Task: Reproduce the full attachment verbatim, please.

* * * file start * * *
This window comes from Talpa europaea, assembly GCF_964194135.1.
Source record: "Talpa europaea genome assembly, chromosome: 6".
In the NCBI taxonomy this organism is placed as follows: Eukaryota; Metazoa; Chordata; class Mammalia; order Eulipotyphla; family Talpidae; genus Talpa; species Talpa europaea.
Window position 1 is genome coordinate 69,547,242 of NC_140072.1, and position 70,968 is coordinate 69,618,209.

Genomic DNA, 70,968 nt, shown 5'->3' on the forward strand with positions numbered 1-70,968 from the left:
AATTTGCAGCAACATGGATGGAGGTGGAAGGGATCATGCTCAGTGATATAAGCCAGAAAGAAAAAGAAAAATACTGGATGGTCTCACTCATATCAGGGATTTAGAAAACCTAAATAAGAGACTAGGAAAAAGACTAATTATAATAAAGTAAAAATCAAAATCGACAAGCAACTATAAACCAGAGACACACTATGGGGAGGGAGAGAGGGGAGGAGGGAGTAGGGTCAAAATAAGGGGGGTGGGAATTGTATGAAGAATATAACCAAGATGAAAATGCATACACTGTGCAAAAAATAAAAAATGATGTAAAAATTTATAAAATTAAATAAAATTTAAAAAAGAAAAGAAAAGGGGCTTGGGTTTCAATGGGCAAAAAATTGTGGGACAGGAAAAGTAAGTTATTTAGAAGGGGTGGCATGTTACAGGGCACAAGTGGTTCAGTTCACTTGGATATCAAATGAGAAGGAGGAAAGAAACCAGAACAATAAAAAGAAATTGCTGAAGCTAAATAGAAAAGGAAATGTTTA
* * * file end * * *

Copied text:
This window comes from Talpa europaea, assembly GCF_964194135.1.
Source record: "Talpa europaea genome assembly, chromosome: 6".
In the NCBI taxonomy this organism is placed as follows: Eukaryota; Metazoa; Chordata; class Mammalia; order Eulipotyphla; family Talpidae; genus Talpa; species Talpa europaea.
Window position 1 is genome coordinate 69,547,242 of NC_140072.1, and position 70,968 is coordinate 69,618,209.

Genomic DNA, 70,968 nt, shown 5'->3' on the forward strand with positions numbered 1-70,968 from the left:
AATTTGCAGCAACATGGATGGAGGTGGAAGGGATCATGCTCAGTGATATAAGCCAGAAAGAAAAAGAAAAATACTGGATGGTCTCACTCATATCAGGGATTTAGAAAACCTAAATAAGAGACTAGGAAAAAGACTAATTATAATAAAGTAAAAATCAAAATCGACAAGCAACTATAAACCAGAGACACACTATGGGGAGGGAGAGAGGGGAGGAGGGAGTAGGGTCAAAATAAGGGGGGTGGGAATTGTATGAAGAATATAACCAAGATGAAAATGCATACACTGTGCAAAAAATAAAAAATGATGTAAAAATTTATAAAATTAAATAAAATTTAAAAAAGAAAAGAAAAGGGGCTTGGGTTTCAATGGGCAAAAAATTGTGGGACAGGAAAAGTAAGTTATTTAGAAGGGGTGGCATGTTACAGGGCACAAGTGGTTCAGTTCACTTGGATATCAAATGAGAAGGAGGAAAGAAACCAGAACAATAAAAAGAAATTGCTGAAGCTAAATAGAAAAGGAAATGTTTA